Scholars at Cambridge are busy mapping the Jewish communities of the Byzantine Empire, which is no easy task. The evidence is fragmentary and quite dispersed. Here’s an overview of the the project from their website:
“The aim of the project is to map the Jewish presence in the Byzantine empire using GIS (Geographical Information Systems). All information (published and unpublished) about the Jewish communities will be gathered and collated. The data will be incorporated in a GIS which will be made freely available to the general public on the world-wide-web. Researchers and members of the public will be able to create maps according to their own specifications.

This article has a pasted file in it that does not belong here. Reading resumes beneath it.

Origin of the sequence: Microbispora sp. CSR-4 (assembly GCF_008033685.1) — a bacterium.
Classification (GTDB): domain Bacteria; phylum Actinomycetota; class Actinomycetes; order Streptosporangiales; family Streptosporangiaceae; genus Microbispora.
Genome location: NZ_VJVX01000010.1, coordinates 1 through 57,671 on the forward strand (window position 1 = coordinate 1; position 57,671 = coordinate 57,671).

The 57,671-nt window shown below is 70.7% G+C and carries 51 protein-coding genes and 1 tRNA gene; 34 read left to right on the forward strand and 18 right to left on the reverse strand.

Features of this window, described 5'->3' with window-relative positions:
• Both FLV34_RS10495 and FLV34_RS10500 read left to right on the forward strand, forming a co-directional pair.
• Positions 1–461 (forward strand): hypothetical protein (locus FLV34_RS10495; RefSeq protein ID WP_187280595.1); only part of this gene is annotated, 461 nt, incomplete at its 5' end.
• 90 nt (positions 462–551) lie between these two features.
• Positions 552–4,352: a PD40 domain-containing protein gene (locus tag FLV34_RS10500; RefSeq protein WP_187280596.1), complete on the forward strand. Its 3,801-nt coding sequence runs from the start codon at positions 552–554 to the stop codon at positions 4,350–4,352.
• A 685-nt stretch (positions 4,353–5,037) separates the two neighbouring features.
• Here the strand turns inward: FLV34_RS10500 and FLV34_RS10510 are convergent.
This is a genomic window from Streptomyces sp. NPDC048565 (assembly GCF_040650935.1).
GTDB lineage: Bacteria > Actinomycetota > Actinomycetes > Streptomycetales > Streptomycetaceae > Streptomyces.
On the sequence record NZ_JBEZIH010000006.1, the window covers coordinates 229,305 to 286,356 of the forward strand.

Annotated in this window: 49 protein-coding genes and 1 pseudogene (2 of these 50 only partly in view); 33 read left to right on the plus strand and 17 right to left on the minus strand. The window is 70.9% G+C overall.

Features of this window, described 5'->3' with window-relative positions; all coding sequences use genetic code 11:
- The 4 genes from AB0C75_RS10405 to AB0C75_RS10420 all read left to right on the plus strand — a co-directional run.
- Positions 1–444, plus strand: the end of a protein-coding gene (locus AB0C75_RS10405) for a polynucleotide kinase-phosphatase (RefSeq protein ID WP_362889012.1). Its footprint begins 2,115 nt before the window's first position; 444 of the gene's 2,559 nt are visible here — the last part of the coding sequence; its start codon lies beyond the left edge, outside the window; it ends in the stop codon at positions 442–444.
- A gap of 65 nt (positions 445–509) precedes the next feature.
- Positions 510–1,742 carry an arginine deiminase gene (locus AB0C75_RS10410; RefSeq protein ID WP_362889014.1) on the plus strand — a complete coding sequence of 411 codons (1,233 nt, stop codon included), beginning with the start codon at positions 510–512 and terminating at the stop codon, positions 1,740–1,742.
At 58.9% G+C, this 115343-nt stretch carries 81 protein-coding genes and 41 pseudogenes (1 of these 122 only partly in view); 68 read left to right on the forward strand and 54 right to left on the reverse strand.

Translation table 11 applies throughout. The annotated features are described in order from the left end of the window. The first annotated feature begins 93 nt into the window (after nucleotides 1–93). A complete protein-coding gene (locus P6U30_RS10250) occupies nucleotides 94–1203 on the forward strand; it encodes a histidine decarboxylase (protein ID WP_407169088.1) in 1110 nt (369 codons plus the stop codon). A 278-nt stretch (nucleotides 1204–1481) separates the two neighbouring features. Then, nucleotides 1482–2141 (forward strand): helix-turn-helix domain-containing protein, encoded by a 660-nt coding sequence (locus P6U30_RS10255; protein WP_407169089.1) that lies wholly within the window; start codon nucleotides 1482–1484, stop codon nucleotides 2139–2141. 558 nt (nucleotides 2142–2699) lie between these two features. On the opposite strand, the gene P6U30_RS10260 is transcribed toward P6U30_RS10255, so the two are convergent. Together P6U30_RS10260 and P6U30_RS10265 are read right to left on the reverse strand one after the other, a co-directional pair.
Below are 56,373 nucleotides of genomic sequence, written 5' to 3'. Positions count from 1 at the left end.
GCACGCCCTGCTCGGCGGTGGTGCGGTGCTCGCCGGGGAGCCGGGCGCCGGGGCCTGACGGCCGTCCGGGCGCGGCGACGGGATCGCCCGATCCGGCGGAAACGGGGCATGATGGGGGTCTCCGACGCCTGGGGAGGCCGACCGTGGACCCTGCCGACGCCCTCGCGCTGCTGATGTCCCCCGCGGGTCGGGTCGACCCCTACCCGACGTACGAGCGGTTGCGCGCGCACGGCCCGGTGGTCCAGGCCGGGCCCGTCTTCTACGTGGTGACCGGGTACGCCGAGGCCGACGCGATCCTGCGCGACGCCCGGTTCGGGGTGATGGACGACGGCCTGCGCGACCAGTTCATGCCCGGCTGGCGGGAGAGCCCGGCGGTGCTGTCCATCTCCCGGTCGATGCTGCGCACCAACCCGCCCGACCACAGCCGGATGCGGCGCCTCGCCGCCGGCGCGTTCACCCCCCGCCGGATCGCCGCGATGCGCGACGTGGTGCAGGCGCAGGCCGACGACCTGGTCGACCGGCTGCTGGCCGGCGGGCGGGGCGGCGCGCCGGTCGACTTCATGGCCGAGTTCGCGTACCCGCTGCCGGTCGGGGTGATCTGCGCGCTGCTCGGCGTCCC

Chronologically, the project will begin in 650. This is soon after the Arab conquest of Egypt, Palestine and Syria when these regions, with their substantial Jewish populations, were permanently separated from the Byzantine empire. The end-date is fixed by the arrival in the region of large numbers of Jewish immigrants from Spain in 1492. Geographically, the core areas of Asia Minor, the southern Balkans and the adjacent islands including Crete and Cyprus will be included for the entirety of the period, Byzantine Italy however, will only be covered down to the Norman conquest. Some smaller territories that were only briefly under Byzantine rule may be excluded.”
The GIS initiative is now live and can be accessed here. The amount of information they’ve assembled is really impressive. The interface is easy to use, and you can save your search results. The site contains a large bibliography, too (close to comprehensive, I’d imagine).